How Hybrid Companies Are Embracing a New Normal

Hybrid remote work is increasingly the norm. Companies with the foresight to adapt can get ahead of its challenges — and realize its benefits.
Written by Anderson Chen
August 12, 2022Updated: August 12, 2022

“You’re taller than I thought you’d be.”

A phrase rarely heard within the offices of corporate America is now a common refrain for remote workers meeting for the first time. Office social rituals — through the pandemic and rise of the remote workplace — have slowly changed. For a hybrid workforce, faces mostly familiar as half a body on a virtual screen now produce surprise and joy when the journey to three dimensions is completed. Instead of the usual cubicle banter, coworkers today juggle the physical transition between geometric spaces while remembering the names and home cities of people frequently scattered across the country. 

But within the new work zeitgeist, challenges come with benefits. Rather than fight the new normal, navigating the mainstream current can drive business forward. Hybrid offices come in all formats and policies, but successful ones manage a balance of autonomy for the workers and the flexibility of allowing a degree of social interaction so important for team morale. 

“After nailing down our remote culture, we still wanted to make it possible for our employees to come together in person,” said Catherine McGurrin, The Predictive Index’s people operations specialist. The option of small talk, according to Harvard Business Review, produces more positives than negatives for a company. 

Operating a hybrid work model not only improves how a team interacts, but also how it’s formed. By virtue of its format, remote culture opens up the hiring process to an applicant pool not restricted by commute times or geographic barriers. “There’s a lot of great and diverse talent that does not enjoy commuting into the city five days a week,” said Rachel Drake of Gradient AI’s recruiting and HR team. Aligning recruiting efforts with new expectations of where work can be done means establishing new channels to labor markets outside of traditional hubs. 

For a workforce motivated by a mix of social opportunity and convenience, hybrid work is now often a baseline offer instead of an added bonus. As companies everywhere strike a compromise with employees for in-office flexibility, Built In Boston sat down with two companies ahead of the curve — using staggered schedules and a robust remote experience to power their culture and retention.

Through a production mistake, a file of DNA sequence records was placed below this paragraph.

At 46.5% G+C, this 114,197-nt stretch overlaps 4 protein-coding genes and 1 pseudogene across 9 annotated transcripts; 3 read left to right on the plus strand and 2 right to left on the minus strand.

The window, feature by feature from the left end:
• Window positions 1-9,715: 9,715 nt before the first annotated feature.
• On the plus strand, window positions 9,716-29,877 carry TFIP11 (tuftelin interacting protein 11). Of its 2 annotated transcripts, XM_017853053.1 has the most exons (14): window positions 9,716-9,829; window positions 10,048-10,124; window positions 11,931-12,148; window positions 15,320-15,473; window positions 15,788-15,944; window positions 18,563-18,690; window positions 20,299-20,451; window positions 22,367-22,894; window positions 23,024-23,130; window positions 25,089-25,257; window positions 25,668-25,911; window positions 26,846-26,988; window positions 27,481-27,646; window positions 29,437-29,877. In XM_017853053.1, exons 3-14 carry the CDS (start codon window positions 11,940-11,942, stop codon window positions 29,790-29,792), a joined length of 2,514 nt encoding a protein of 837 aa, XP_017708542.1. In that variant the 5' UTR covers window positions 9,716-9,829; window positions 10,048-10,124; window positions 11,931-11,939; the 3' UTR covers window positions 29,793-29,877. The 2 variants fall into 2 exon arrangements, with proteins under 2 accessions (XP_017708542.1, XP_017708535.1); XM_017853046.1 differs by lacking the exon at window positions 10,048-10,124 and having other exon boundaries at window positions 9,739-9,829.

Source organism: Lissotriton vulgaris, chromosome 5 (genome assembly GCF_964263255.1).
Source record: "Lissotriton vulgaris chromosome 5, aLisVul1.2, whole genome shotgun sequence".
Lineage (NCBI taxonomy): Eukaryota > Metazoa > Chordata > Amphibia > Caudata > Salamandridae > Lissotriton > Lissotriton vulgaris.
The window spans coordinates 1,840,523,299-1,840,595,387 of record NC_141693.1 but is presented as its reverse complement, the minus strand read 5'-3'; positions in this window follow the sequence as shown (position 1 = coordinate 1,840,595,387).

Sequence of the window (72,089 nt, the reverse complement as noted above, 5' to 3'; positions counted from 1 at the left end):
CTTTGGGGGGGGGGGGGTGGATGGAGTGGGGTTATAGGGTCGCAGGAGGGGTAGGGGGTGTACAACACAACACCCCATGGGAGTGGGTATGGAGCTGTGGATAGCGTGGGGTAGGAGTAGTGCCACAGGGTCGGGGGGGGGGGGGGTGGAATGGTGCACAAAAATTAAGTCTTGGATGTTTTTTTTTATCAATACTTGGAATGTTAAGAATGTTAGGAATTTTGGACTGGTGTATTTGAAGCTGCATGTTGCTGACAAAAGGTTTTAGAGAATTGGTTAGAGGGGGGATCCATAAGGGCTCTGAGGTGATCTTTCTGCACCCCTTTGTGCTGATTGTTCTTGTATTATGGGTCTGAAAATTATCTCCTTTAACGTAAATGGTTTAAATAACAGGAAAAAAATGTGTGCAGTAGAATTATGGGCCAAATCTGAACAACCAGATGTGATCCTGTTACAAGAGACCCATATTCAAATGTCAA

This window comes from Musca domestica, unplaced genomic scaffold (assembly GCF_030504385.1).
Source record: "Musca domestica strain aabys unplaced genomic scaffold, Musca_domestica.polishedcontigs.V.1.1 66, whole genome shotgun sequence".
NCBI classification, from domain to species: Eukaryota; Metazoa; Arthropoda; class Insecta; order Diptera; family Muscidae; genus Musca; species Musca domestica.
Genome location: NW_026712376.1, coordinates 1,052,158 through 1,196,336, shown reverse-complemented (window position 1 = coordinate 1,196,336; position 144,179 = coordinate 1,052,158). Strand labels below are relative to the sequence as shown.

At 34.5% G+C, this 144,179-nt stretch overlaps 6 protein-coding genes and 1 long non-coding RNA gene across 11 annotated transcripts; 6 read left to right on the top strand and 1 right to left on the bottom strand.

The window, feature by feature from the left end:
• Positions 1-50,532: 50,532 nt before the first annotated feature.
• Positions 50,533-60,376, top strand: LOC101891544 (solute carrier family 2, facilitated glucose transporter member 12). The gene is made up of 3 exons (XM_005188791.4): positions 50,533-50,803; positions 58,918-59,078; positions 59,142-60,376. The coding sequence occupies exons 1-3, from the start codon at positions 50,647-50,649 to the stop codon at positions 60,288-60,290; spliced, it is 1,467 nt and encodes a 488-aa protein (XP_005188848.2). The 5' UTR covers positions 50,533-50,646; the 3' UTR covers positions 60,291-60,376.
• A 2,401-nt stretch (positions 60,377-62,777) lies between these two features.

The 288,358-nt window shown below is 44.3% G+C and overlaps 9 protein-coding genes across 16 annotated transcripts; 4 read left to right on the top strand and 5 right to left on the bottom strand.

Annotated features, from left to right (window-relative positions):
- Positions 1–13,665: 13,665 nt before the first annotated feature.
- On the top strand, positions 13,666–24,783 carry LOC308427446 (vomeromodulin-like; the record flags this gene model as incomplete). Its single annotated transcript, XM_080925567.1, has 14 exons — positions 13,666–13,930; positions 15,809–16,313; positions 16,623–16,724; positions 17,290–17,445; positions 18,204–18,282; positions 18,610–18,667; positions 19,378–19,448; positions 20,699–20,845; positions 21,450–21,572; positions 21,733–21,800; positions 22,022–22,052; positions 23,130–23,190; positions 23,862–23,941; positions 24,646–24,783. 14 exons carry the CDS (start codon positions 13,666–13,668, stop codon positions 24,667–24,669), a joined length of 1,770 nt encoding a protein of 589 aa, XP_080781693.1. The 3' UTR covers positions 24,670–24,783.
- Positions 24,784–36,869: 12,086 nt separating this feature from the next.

Inside of The Predictive Index office
The Predictive Index

 

Catherine McGurrin
People Operations Specialist • The Predictive Index

 

The Predictive Index is a talent optimization platform that helps companies find the right hires and create successful teams. With data support, the company’s software aims to help leaders organize their teams to maximize potential, while elevating employee performance and engagement. To match their product ethos, PI also implemented a flexible work model for employees so they can work at their best. “We trust our employees to do what works best for them,” said People Operations Specialist Catherine McGurrin. 

 

Tell us a little bit about your company’s hybrid remote work model. What does it look like in practice?

The pandemic taught us a lot of things as a business, one of the biggest being that our employees can do great work whether or not they are in the office. In early 2021, we decided to shift our business to remote-first, and since then, we implemented a model that consists of three work options for our employees to choose from. 

 

The Predictive Index’s Three Work Models

  • Field: 100% remote and a one-time, unrestricted $1,000 stipend to be used as employees see fit to make their home office work for them.
  • Flow: In the office one to two days per week with access to a hotel desk, and a one-time unrestricted $500 stipend.
  • Studio: Three or more days in the office per week with an assigned desk and access to all office amenities.

 

We’re clear with employees that these options are equitable, but not identical; for Studio employees, you get free lunch on Tuesdays, but the trade-off is commute time and paying for gas. They value the flexibility to choose the best work option so that they can focus on bringing their best selves to work every day.

 

What’s the greatest benefit your company has seen from transitioning to a hybrid remote model? 

We’ve been able to expand our talent search across the United States and tap into a broader talent pool. Since making the change to remote-first, we can hire remote employees all across the country, which has only benefited our organization.